“When I am ready to rent, I won’t rent in Custer. It’s worth the extra 30 miles driving to get a more reasonable rate elsewhere,” said Sage Keltner, who works at Jenny’s Floral. “I would like Hermosa prices closer to Custer.” Currently, she is living for free in a house that’s undergoing extensive remodeling. When she moved here in August 2013, she couldn’t find a reasonably priced rental.  

George Rankin, owner of Valley Hi apartments in Custer and another complex in Rapid City, believes there are no problems finding an apartment or rental in Custer. Even though his 28-unit complex is full and there is a waiting list to get in, he said there are other places in Custer with vacancies.

Jim Ashmore, who has owned Creekside Apartments for about six years, says his six two-story townhouse apartments, complete with washer, dryer, dishwasher, two bedrooms and a walk-in garage, are never empty. At $750/month, his units are very attractive for a lot of reasons.

His units are vacant for only a couple months at a time, which gives him time to renovate and make upgrades. He’s constantly being asked if he has openings, so he and his apartments must have a pretty good reputation. He said, “You have to have a product that is nice and reasonably priced.”  In addition to Creekside, Ashmore also has vacation rentals.

According to Jared Carson of Green Real Estate, the rental market with the most growth the last couple of years is the vacation rental market.  In fact, he said, that’s where a lot of the “hidden” commercial business (there just aren’t that many truly commercial properties for sale in Custer) is: investors buy what were once residential properties and turn them into vacation rentals. “A lot of that commercial money over the last five years has been redirected away from brick-and-mortar businesses and into what’s probably the newest investment vehicle for the Custer area, which is vacation rentals,” Carson said.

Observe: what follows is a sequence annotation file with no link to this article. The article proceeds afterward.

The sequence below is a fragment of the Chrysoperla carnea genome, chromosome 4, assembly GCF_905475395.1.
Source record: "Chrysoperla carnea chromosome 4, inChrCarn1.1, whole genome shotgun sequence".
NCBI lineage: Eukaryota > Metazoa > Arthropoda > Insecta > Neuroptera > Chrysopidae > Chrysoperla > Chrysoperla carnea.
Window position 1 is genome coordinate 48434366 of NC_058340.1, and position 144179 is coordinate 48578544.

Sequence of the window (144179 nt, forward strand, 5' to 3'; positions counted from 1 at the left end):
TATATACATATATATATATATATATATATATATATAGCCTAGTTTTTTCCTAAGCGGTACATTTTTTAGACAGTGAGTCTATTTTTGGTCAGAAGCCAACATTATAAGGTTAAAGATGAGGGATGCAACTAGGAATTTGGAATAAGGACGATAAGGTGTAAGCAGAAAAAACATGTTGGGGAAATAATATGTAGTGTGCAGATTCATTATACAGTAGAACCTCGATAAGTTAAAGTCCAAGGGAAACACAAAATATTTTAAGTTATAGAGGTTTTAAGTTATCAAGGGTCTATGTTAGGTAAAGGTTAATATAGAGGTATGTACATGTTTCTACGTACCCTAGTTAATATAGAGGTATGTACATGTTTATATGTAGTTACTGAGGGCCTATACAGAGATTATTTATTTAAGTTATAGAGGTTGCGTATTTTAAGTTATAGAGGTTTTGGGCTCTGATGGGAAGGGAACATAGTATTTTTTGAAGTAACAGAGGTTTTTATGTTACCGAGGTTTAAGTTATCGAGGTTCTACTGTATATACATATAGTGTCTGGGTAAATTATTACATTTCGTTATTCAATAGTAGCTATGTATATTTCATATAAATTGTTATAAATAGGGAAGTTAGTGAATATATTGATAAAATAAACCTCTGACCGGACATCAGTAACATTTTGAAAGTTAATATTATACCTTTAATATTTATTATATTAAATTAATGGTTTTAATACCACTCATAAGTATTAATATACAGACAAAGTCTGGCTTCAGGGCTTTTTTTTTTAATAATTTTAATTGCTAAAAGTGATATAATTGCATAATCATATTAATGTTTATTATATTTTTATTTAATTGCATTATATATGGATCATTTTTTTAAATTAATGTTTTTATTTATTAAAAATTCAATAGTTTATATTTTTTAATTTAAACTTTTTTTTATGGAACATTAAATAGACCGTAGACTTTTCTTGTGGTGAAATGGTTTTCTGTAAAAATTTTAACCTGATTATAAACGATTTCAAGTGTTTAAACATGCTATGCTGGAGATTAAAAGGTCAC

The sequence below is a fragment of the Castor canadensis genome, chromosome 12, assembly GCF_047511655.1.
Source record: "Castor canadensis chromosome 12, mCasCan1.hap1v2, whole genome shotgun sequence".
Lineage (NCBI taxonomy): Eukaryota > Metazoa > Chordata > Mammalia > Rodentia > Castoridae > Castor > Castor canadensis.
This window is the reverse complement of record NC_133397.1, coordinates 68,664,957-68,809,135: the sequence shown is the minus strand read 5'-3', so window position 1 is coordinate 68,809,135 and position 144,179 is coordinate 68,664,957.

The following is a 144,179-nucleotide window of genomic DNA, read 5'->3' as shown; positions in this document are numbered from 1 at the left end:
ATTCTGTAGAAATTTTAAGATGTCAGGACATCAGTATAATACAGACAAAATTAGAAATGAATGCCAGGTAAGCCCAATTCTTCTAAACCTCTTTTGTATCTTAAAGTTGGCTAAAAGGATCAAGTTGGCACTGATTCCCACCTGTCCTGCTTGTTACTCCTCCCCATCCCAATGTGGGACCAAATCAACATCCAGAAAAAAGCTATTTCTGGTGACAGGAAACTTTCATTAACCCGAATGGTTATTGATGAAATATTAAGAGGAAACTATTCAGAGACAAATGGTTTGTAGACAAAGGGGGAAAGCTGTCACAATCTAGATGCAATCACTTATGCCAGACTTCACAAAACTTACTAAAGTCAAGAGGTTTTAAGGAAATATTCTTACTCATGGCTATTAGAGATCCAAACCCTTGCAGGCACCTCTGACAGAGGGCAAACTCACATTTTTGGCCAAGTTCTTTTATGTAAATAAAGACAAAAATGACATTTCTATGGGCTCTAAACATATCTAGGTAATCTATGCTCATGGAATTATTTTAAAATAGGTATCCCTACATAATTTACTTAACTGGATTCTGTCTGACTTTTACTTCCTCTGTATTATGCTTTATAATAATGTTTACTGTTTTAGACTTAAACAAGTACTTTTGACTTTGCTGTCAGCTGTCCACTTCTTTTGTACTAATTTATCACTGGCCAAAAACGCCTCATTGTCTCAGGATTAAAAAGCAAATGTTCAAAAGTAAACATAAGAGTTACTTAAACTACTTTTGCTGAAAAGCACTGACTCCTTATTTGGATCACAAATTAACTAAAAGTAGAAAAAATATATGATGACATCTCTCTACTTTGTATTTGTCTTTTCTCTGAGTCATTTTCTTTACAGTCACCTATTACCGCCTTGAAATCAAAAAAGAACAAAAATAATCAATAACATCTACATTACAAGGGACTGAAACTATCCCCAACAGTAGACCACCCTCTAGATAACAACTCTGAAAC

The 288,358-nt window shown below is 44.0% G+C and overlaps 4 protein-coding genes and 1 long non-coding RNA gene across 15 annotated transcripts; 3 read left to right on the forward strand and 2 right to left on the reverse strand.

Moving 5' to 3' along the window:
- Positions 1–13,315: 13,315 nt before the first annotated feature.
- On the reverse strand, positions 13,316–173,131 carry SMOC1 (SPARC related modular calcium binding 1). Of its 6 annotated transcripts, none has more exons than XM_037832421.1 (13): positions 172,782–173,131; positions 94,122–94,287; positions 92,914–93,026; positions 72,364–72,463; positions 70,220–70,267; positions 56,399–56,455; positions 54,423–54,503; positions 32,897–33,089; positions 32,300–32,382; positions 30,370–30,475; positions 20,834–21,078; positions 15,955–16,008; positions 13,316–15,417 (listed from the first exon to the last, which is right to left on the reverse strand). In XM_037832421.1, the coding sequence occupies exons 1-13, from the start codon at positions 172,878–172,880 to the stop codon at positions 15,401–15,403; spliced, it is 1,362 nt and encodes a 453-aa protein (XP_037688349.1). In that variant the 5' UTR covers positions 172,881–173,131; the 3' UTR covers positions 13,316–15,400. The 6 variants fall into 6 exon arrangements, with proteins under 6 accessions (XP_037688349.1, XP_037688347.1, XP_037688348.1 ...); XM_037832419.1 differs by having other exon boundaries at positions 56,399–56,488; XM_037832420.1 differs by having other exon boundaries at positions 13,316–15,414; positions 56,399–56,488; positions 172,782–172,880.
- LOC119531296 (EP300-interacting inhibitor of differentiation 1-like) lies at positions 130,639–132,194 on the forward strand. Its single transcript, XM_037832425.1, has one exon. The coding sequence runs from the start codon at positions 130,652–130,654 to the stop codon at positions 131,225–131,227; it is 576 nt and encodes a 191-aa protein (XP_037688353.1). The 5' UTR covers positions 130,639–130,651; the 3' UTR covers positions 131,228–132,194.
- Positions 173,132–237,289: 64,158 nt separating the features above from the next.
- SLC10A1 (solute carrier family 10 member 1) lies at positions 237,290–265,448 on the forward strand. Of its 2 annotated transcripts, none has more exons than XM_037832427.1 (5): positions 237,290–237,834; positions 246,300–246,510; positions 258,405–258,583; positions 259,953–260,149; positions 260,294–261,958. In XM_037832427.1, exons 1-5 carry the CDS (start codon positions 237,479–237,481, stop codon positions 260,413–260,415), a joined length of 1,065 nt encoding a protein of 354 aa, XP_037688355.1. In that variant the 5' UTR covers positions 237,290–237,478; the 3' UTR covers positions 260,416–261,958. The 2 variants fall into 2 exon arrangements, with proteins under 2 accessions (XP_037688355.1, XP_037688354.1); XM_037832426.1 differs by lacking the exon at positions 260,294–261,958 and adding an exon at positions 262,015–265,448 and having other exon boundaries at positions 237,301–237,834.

Carson said a number of long-term rentals have turned their properties into vacation (or short-term) rentals because they can make a lot more money. “You can go from grossing about $12,000 annually (with your long-term rental) to grossing anywhere from $20,000-$30,000 for a vacation rental,” he said. In addition to seasonal/temporary employees snatching up rentals, that switch could help explain the shortage of rentals available in Custer. Carson speculated (and hoped) that would put some pressure on builders to start building rentals again.

This is where Mike Tennyson of Tennyson Investments steps in. He owns Custer Hospitality — which includes Holiday Inn, Comfort Inn, Super 8, Best Western and Econo Lodge — and employs seasonal (international) employees.  

He constructed his own building “like a dormitory” purely for his seasonal hotel employees. Its four units can house up to 48 people. He hopes it has relieved some pressure off the traditionally long-term rentals that were being eaten up by seasonal employment.

During the off-season months, his “dorm” sits unoccupied. He’s considered renting them when not in use by his own seasonal employees, but the rentals would be short — eight months tops — and it’s just not worth it, he said.